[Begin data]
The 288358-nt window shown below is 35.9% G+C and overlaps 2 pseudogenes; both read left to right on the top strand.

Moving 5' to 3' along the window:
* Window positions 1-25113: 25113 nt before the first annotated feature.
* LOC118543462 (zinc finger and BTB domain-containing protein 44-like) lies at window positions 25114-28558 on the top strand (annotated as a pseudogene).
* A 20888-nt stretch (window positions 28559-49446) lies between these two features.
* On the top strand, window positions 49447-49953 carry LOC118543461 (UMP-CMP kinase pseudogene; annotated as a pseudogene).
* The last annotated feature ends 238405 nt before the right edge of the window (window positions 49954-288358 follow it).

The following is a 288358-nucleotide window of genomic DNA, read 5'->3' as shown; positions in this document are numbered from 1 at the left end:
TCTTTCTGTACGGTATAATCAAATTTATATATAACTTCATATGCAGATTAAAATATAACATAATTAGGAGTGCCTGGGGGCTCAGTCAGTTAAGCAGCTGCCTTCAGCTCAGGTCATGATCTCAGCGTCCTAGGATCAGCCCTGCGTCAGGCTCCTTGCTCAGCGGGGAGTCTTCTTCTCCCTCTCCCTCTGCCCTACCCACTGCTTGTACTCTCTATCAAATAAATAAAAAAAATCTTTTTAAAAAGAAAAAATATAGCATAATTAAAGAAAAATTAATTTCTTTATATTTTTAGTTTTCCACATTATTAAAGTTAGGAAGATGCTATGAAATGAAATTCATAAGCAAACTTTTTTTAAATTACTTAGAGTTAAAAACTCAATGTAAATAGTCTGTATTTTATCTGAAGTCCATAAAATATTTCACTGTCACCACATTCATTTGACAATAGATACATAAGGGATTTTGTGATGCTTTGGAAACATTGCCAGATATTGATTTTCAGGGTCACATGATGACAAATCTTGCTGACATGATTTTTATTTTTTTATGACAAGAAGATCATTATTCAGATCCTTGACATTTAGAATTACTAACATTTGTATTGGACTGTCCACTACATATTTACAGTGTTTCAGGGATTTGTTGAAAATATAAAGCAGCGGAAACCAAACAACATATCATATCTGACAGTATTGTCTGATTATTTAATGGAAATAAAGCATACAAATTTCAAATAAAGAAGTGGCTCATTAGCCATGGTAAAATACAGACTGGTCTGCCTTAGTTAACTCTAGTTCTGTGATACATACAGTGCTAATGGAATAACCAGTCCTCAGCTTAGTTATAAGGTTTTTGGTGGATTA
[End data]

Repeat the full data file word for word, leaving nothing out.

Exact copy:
The 288358-nt window shown below is 35.9% G+C and overlaps 2 pseudogenes; both read left to right on the top strand.

Moving 5' to 3' along the window:
* Window positions 1-25113: 25113 nt before the first annotated feature.
* LOC118543462 (zinc finger and BTB domain-containing protein 44-like) lies at window positions 25114-28558 on the top strand (annotated as a pseudogene).
* A 20888-nt stretch (window positions 28559-49446) lies between these two features.
* On the top strand, window positions 49447-49953 carry LOC118543461 (UMP-CMP kinase pseudogene; annotated as a pseudogene).
* The last annotated feature ends 238405 nt before the right edge of the window (window positions 49954-288358 follow it).

The following is a 288358-nucleotide window of genomic DNA, read 5'->3' as shown; positions in this document are numbered from 1 at the left end:
TCTTTCTGTACGGTATAATCAAATTTATATATAACTTCATATGCAGATTAAAATATAACATAATTAGGAGTGCCTGGGGGCTCAGTCAGTTAAGCAGCTGCCTTCAGCTCAGGTCATGATCTCAGCGTCCTAGGATCAGCCCTGCGTCAGGCTCCTTGCTCAGCGGGGAGTCTTCTTCTCCCTCTCCCTCTGCCCTACCCACTGCTTGTACTCTCTATCAAATAAATAAAAAAAATCTTTTTAAAAAGAAAAAATATAGCATAATTAAAGAAAAATTAATTTCTTTATATTTTTAGTTTTCCACATTATTAAAGTTAGGAAGATGCTATGAAATGAAATTCATAAGCAAACTTTTTTTAAATTACTTAGAGTTAAAAACTCAATGTAAATAGTCTGTATTTTATCTGAAGTCCATAAAATATTTCACTGTCACCACATTCATTTGACAATAGATACATAAGGGATTTTGTGATGCTTTGGAAACATTGCCAGATATTGATTTTCAGGGTCACATGATGACAAATCTTGCTGACATGATTTTTATTTTTTTATGACAAGAAGATCATTATTCAGATCCTTGACATTTAGAATTACTAACATTTGTATTGGACTGTCCACTACATATTTACAGTGTTTCAGGGATTTGTTGAAAATATAAAGCAGCGGAAACCAAACAACATATCATATCTGACAGTATTGTCTGATTATTTAATGGAAATAAAGCATACAAATTTCAAATAAAGAAGTGGCTCATTAGCCATGGTAAAATACAGACTGGTCTGCCTTAGTTAACTCTAGTTCTGTGATACATACAGTGCTAATGGAATAACCAGTCCTCAGCTTAGTTATAAGGTTTTTGGTGGATTA